The English Constitution eBook

This eBook from the Gutenberg Project consists of approximately 346 pages of information about The English Constitution.
the help of Victor Emmanuel:  neither the work of Cavour nor the work of Garibaldi were more necessary than his.  But the failure of Louis Philippe to use his reserve power as constitutional monarch is the most instructive proof how great that reserve power is.  In February, 1848, Guizot was weak because his tenure of office was insecure.  Louis Philippe should have made that tenure certain.  Parliamentary reform might afterwards have been conceded to instructed opinion, but nothing ought to have been conceded to the mob.  The Parisian populace ought to have been put down, as Guizot wished.  If Louis Philippe had been a fit king to introduce free government, he would have strengthened his Ministers when they were the instruments of order, even if he afterwards discarded them when order was safe, and policy could be discussed.  But he was one of the cautious men who are “noted” to fail in old age:  though of the largest experience and of great ability, he failed and lost his crown for want of petty and momentary energy, which at such a crisis a plain man would have at once put forth.

Such are the principal modes in which the institution of royalty by its august aspect influences mankind, and in the English state of civilisation they are invaluable.  Of the actual business of the sovereign—­the real work the Queen does—­I shall speak in my next paper.


The House of Commons has inquired into most things, but has never had a committee on “the Queen”.  There is no authentic blue-book to say what she does.  Such an investigation cannot take place; but if it could, it would probably save her much vexatious routine, and many toilsome and unnecessary hours.

The popular theory of the English Constitution involves two errors as to the sovereign.  First, in its oldest form at least, it considers him as an “Estate of the Realm,” a separate co-ordinate authority with the House of Lords and the House of Commons.  This and much else the sovereign once was, but this he is no longer.  That authority could only be exercised by a monarch with a legislative veto.  He should be able to reject bills, if not as the House of Commons rejects them, at least as the House of Peers rejects them.  But the Queen has no such veto.  She must sign her own death-warrant if the two Houses unanimously send it up to her.  It is a fiction of the past to ascribe to her legislative power.  She has long ceased to have any.  Secondly, the ancient theory holds that the Queen is the executive.  The American Constitution was made upon a most careful argument, and most of that argument assumes the king to be the administrator of the English Constitution, and an unhereditary substitute for him—­viz., a president—­to be peremptorily necessary.  Living across the Atlantic, and misled by accepted doctrines, the acute framers of the Federal Constitution, even after the keenest attention, did not perceive the Prime Minister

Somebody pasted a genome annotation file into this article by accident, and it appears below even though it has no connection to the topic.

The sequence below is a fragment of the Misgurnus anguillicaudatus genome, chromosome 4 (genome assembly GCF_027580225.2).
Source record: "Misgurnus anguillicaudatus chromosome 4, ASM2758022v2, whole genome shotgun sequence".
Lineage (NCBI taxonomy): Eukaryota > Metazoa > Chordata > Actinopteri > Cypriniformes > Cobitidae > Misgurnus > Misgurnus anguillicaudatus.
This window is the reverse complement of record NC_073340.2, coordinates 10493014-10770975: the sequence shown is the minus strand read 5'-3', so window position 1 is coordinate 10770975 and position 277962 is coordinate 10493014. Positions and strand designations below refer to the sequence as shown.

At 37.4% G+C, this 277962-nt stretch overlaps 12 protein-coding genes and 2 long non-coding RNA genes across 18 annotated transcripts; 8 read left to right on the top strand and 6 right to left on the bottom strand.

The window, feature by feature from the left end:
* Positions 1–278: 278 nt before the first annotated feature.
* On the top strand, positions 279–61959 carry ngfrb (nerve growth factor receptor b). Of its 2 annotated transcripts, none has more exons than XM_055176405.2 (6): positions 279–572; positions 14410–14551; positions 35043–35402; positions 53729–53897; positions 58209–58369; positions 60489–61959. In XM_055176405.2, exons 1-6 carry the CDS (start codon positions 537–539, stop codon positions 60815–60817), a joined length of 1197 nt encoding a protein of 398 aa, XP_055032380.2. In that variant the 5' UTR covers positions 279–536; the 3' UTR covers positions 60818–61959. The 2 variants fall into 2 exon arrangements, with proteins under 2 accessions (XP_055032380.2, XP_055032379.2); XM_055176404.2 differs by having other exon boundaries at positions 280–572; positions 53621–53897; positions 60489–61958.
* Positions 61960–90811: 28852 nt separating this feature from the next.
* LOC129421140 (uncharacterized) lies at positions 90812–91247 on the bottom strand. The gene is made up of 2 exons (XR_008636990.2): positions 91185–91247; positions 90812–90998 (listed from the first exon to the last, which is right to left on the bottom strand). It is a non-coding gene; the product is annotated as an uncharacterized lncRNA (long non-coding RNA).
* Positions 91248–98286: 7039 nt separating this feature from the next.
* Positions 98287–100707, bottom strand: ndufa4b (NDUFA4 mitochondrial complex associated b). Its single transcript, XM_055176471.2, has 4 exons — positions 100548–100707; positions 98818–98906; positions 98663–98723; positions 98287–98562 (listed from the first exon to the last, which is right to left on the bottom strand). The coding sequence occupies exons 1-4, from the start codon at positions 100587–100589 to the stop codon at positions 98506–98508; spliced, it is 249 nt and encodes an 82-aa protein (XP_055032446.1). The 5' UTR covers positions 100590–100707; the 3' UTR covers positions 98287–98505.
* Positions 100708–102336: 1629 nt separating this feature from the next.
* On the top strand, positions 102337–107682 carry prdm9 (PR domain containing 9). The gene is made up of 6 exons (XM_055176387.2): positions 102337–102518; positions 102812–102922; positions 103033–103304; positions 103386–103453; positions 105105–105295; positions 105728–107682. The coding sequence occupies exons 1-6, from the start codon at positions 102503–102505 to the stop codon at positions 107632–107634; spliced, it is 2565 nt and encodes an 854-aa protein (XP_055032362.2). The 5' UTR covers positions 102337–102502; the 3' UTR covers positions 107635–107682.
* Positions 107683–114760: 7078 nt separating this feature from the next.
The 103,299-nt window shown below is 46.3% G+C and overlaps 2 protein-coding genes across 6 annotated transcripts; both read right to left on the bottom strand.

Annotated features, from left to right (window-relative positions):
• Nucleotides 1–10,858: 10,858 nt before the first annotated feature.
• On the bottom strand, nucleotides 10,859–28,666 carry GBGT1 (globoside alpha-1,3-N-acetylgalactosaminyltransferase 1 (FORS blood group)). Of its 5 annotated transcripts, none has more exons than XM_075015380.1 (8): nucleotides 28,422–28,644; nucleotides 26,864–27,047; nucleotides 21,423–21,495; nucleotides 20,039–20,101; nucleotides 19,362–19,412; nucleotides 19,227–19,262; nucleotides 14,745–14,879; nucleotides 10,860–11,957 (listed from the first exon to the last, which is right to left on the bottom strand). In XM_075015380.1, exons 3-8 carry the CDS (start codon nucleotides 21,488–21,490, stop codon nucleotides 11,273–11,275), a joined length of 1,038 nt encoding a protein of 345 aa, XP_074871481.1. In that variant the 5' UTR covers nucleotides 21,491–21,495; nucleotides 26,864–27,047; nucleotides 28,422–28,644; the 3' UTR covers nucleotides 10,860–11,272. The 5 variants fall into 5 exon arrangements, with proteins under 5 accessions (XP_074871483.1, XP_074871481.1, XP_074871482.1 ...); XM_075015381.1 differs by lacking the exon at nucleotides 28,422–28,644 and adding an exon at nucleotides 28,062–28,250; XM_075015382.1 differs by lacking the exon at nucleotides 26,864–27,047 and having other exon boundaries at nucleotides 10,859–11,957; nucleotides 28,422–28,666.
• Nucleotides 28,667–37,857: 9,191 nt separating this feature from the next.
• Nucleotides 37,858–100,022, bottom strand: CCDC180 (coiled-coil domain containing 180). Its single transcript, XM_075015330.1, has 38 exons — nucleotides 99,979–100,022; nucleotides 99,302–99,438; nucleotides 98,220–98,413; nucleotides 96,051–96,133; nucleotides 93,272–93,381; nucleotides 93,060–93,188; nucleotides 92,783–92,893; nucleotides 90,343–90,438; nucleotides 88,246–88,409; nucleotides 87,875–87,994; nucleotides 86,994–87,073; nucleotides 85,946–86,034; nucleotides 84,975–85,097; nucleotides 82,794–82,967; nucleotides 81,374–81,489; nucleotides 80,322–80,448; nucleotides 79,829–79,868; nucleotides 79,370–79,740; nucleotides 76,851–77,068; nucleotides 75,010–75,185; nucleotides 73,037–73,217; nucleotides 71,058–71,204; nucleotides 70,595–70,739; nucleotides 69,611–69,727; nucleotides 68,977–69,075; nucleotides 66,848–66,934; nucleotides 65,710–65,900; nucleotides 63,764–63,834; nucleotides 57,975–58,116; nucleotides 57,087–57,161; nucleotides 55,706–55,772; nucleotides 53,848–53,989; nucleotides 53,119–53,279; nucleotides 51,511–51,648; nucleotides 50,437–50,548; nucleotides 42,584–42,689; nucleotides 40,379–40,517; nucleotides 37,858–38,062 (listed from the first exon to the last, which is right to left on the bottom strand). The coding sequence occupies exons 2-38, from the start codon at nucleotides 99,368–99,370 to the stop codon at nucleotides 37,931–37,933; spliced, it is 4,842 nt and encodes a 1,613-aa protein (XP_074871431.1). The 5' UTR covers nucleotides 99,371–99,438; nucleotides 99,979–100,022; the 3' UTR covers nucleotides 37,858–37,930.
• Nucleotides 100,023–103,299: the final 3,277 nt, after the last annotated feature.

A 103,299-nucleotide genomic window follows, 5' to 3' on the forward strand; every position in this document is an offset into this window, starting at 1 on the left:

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The English Constitution from Project Gutenberg. Public domain.
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